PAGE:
Word spread from this little desert city suggesting something serious had happened in the last few weeks. Baseball's National League rookie of the year was a wreck, the rumors had it. Fernando Valenzuela had come home to Mexico, gotten married and fallen apart: playing winter ball with his old team, the Navojoa Mayos in a league full of youngsters and has-beens, the Dodgers' star was only 1-2.

Then Friday night he pitched a seven-inning no-hitter, a near-perfect game with only one walk.

Suddenly everything seemed back to normal.

"It's very moving," said Valenzuela as he came off the field, but he said it only because reporters were begging for a reaction. No, he said, he didn't think it was a vindication, because there was really nothing to vindicate. He didn't know whether the no-hitter would affect his negotiations with the Dodgers for what probably will be the biggest second-year contract in baseball history. "The people in Los Angeles are taking care of that," he said.

In fact, Valenzuela said, he didn't even think about the perfection of this game against Culiacan until it was almost over.

"I was thinking," he said, speaking in Spanish, "one out at a time."

It was that Valenzuela cool again, that calm that seems so calculated, so inscrutable and so incongruous in a 21-year-old who made it from here to the Dodgers to the world championship in a matter of months.

This taciturnity is all but indecipherable when you watch it on the mound in the World Series or see it face to face with the president.

Yet in Navojoa and nearby villages, with Valenzuela among his own people, such relentless tranquility seems suddenly natural.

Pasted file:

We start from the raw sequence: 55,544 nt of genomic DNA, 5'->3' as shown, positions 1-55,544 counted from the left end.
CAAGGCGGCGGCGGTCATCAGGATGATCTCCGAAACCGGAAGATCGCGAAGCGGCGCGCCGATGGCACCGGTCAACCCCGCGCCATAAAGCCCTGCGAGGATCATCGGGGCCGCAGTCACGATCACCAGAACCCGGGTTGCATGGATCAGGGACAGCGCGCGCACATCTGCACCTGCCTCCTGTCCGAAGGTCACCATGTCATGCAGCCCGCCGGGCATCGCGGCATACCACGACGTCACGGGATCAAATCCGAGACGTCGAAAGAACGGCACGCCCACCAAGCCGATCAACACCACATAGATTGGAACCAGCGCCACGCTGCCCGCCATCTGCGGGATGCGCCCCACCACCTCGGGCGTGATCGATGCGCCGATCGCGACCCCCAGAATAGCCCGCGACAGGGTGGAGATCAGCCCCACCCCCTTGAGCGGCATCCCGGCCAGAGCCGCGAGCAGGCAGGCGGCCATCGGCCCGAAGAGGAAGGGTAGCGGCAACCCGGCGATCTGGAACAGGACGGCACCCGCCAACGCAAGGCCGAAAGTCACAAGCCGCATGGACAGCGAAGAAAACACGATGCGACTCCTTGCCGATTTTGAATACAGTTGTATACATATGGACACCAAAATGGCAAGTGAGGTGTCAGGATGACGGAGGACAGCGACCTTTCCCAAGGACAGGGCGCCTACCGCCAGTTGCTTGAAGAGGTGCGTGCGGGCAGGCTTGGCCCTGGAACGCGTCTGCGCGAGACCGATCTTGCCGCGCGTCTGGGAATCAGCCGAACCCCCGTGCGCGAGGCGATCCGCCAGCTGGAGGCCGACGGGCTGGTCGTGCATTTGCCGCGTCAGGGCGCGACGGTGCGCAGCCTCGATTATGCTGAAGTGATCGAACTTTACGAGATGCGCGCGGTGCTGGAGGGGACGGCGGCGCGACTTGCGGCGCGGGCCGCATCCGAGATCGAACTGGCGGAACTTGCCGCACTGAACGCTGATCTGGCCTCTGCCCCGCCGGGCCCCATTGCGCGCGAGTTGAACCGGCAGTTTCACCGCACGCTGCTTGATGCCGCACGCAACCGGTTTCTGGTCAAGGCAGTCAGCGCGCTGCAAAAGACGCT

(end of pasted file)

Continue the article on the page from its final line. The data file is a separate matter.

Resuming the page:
Anybody in the little village of Etchohuaquila, where Valenzuela was born, will tell you that all 12 of the Valenzuela brothers and sisters are that way--"so quiet, so serious," as the oldest brother's wife put it.

These are determined, stubborn people from an Indian culture, the Yaquis and the Mayos, that fought the Spanish conquest and then the Mexican government for more than 400 years.

This is big sky country, and everything is kept in perspective. Only big issues, such as water for the crops, are worthy of a lot of talk. After awhile the years fade into a long blur and old men even forget their own ages.

In this slow-moving, single-minded world, baseball becomes more than an obsession. It can become life itself, something almost mystical, yet for these Indian children, without mystery. One game follows another, some good, some bad, like crops or the seasons. It is all a question of cycles and rhythms.

The kind of ball they play in Mexico's Pacific League is a strange hybrid of the game that Valenzuela grew up with and is on the fringes of the sport as it is played in the United States.

In the grandstand Friday night, Dodger scout Mike Brito sat behind home plate with a radar pistol in his hand, clocking every fast ball Valenzuela threw. Surrounding this godfather-like figure in his three-piece suit and snap brim hat were a dozen Indian children trying to make out the figures: 84, 84, 77, 84, and the batter was out.

From the dugout Sid Monge, another Mayos pitcher down from the United States, watched Valenzuela closely. Monge is 10 years older and has just become a free agent after pitching relief for the Cleveland Indians.

Six American players are on this team, some of them over the hill.

Many of them, as the manager said, mixing Spanish and English, are "Esperando un break," waiting for a break.

Another left-handed pitcher, Mercedes Esquer, is being looked at by Los Angeles, Milwaukee, Pittsburgh and Kansas City. But his age is a problem. He says he's 21. Brito says he is 24 and, at 24, may not be worth the $95,000 that the Mexican owner of his contract is asking.